Child Support - Who is Responsible?

Who is Responsible for Child Support?

Child support may be claimed under the DA or the FLA, or under both where the parties are married. Orders for child support may be under s. 15.1 of the DA or s. 149 of the FLA.

Divorce Act Provisions

Under s. 15.1 of the DA, either spouse may apply for an order that child support be paid for the benefit of any or all children of the marriage. As set out in s. 2 of the DA, a “child of the marriage” is a child of the two spouses or former spouses who at the material time is under the age of majority and who has not withdrawn from their charge, or is the age of majority or over but unable by reason of illness, disability, or other cause to withdraw from their charge. “Other cause” has been interpreted liberally to include adult children attending post-secondary school as well as those suffering from a disability. Spouses who stand in the place of a parent are also subject to an order for child support under s. 2(2) of the DA.

Family Law Act Provisions

Section 146 of the FLA defines the terms “child”, “guardian”, “parent” and “step parent”. For the purposes of the child support sections, a guardian does not include a guardian who is not a parent and whose only parental responsibility is respecting the child’s legal and financial interests.

Section 147 of the FLA defines when there is a duty to provide support for a child and specifically addresses guardians who are not parents and step parents.  Section 147 also addresses situations where children under the age of 19 are no longer dependent on their parents and where child support is or is not payable.

The court may make orders for child support pursuant to s. 149 upon the application of a child’s parent or guardian, the child or a person acting on behalf of the child, or the Ministry responsible for social assistance.  This section also limits the application of an order against a step parent.  If you find yourself with a file involving step parents, carefully refer to these sections and research to see if there has been any judicial consideration of these sections.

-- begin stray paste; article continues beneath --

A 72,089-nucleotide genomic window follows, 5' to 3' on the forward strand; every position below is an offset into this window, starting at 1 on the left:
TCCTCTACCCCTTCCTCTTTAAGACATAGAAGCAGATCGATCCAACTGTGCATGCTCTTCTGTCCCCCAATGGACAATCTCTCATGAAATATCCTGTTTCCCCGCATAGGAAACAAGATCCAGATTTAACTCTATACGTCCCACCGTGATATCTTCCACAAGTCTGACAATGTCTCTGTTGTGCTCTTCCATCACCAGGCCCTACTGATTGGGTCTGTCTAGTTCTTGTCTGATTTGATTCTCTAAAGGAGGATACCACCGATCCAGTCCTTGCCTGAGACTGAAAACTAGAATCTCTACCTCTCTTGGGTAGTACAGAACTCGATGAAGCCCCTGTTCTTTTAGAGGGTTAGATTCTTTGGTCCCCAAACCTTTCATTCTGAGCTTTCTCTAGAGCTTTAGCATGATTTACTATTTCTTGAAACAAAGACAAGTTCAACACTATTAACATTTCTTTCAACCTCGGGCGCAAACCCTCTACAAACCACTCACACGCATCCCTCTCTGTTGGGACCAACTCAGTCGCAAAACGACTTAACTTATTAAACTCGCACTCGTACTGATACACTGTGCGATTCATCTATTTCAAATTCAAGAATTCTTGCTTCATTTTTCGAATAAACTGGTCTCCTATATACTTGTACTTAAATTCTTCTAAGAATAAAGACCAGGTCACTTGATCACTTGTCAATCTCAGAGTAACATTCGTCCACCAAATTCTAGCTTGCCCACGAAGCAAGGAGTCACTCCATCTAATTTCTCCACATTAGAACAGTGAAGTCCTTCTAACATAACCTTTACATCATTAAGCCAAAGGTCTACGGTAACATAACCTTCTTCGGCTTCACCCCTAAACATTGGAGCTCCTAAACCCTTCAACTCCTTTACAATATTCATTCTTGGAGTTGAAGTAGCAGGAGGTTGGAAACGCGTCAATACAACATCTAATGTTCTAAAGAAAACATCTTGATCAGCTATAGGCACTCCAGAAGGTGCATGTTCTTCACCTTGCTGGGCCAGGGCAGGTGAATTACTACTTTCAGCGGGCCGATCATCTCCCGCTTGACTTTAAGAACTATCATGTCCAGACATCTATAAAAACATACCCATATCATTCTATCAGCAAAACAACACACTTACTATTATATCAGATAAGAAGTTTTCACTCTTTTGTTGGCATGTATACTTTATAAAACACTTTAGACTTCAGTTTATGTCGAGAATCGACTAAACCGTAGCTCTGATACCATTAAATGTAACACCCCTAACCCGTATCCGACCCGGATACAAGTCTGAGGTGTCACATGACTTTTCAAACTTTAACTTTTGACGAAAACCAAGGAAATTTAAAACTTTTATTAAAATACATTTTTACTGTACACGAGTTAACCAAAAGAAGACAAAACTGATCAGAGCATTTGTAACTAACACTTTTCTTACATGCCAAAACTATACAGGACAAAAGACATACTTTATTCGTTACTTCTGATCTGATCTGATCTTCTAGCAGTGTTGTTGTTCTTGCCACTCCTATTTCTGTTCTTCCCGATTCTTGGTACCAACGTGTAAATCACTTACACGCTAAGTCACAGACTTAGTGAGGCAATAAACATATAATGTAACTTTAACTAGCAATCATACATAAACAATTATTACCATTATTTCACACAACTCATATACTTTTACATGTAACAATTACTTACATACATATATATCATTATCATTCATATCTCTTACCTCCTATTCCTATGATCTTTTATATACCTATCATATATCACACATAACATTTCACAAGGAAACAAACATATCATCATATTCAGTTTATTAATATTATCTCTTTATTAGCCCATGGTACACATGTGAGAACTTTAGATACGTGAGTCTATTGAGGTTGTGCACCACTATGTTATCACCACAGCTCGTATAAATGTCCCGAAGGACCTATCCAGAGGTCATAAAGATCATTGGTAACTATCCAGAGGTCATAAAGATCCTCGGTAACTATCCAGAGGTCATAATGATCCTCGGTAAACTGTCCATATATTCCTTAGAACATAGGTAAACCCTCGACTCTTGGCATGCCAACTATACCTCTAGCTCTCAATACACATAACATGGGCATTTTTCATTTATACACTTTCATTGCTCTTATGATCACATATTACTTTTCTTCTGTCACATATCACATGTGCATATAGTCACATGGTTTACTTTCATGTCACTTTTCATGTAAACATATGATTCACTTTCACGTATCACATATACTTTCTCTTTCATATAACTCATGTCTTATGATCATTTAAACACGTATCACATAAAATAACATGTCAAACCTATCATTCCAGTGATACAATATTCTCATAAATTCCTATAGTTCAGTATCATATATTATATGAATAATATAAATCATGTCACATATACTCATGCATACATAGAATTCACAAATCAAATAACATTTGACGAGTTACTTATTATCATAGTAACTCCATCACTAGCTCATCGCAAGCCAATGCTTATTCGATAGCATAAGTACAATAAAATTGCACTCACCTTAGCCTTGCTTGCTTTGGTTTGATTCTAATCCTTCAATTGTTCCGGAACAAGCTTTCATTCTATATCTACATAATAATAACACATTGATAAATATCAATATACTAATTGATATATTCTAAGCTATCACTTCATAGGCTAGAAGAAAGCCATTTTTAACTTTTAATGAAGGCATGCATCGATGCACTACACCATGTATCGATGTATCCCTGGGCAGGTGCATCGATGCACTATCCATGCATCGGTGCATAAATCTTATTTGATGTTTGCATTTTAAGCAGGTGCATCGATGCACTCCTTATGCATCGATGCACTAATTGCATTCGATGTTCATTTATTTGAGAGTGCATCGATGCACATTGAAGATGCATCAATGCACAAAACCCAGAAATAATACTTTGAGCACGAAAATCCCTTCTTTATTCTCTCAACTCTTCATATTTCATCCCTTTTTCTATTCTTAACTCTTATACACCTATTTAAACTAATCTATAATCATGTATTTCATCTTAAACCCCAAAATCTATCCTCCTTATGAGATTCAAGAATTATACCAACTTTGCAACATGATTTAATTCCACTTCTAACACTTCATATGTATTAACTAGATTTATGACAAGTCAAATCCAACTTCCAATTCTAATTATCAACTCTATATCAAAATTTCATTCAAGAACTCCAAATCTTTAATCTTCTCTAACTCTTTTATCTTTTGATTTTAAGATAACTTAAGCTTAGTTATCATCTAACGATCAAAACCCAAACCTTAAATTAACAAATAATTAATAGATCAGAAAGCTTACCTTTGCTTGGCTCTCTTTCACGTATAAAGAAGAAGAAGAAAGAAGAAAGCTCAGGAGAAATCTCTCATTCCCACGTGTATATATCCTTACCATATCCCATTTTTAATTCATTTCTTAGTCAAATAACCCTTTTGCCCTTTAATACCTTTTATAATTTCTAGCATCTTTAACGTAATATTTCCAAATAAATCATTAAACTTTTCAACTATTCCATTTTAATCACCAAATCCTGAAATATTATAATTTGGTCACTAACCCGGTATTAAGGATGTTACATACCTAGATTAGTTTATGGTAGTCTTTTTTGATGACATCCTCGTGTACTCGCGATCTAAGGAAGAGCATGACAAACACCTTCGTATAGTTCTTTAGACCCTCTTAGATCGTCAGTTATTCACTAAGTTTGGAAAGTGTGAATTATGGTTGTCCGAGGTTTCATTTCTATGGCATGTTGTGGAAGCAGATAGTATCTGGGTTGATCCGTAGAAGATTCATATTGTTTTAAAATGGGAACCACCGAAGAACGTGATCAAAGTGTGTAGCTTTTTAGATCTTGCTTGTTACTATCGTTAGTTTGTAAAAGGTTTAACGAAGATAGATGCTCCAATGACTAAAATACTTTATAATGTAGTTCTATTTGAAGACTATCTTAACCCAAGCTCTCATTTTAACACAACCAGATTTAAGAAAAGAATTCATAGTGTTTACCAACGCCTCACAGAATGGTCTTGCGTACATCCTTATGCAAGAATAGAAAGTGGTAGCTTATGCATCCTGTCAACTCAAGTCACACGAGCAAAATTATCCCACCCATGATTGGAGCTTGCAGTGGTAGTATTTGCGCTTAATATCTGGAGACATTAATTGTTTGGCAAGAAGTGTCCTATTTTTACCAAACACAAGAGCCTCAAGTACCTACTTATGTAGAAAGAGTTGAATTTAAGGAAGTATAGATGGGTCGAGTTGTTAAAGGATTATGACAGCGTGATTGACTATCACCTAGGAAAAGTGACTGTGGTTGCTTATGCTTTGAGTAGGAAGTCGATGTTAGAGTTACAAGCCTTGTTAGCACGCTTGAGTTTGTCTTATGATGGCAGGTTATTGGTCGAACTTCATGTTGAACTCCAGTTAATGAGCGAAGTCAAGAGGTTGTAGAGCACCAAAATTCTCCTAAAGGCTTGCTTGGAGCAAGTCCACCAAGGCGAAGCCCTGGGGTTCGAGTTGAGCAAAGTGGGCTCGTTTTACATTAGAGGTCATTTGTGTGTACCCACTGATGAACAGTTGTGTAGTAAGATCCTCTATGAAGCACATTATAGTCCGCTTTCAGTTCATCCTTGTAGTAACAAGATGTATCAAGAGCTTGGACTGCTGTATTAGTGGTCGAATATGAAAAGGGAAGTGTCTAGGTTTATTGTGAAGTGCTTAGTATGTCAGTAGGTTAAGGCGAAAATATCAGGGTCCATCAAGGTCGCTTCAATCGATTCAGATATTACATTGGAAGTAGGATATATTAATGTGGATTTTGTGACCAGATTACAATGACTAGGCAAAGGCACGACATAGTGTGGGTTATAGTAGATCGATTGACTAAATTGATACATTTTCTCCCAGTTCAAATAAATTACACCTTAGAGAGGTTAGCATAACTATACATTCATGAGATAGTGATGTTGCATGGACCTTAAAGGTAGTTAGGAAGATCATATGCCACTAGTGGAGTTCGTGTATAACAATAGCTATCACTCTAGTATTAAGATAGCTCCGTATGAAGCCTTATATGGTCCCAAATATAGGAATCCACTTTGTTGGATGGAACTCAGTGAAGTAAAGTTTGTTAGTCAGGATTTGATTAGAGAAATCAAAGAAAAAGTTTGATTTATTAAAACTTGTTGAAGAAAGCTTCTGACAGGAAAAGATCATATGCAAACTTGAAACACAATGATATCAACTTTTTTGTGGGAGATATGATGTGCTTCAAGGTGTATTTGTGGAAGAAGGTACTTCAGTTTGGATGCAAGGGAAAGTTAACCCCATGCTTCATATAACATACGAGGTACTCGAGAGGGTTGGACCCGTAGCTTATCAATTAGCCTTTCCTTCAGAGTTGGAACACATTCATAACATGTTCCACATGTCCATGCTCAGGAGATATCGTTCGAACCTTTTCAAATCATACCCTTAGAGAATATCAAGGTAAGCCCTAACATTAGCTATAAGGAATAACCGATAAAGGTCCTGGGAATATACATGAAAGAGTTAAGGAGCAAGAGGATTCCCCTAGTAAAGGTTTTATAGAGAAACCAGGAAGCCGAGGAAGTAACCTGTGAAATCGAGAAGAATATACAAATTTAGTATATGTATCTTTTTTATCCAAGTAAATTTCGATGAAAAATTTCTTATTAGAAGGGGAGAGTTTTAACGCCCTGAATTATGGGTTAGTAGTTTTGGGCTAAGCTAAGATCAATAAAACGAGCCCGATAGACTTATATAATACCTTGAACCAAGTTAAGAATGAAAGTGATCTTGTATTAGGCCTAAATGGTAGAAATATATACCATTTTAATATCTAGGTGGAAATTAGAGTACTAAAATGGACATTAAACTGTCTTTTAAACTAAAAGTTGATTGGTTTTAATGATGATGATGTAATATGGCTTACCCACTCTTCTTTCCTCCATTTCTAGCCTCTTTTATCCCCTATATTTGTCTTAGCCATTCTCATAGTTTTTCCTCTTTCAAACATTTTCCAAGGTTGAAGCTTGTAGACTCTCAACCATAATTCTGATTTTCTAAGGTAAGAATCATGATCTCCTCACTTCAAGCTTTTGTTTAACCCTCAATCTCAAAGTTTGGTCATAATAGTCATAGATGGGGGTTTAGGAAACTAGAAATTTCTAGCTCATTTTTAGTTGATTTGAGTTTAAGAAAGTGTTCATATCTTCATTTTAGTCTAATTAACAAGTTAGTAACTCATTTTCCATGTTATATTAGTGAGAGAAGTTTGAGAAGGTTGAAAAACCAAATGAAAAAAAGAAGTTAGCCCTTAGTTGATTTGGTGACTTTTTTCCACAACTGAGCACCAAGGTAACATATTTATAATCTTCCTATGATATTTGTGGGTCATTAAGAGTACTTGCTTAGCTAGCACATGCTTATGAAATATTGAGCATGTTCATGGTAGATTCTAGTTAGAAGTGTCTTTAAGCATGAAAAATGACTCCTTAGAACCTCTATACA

Section 150 of the FLA notes that the amount of child support must be determined in accordance with the Child Support Guidelines.

Section 152 of the FLA describes the circumstances under which the court may change, suspend or terminate an order respecting child support.  It expressly provides for retroactive variation of child support orders and the order may be made if there has been a change in circumstances, if new evidence has become available that was not available during a previous hearing, or if evidence of a lack of financial disclosure by a party was discovered after the last order was made.

Community Discussion

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The potential liability of a step-parent raises some interesting issues.  The FLA prioritzes biological or adoptive parents over step parents in terms of child support obligations. I have a case where the biological father claims he cannot pay child support because he suffers from a mental disability.  He is unemployed and his mental health issues do impact on his employability.  A 2009 Order makes child support reviewable this year.  His current spouse, from whom he recently separated, earns a significant amount of money.  The language of the FLA suggests that (1) because she is separated from the biological father, (2) has supported her step-children for the year before separation, and (3) we commenced an action within one year of her separating from the biological father, she may be liabile to pay support for her step-children.  As noted above there is no case law on the issue of step-parents under the FLA.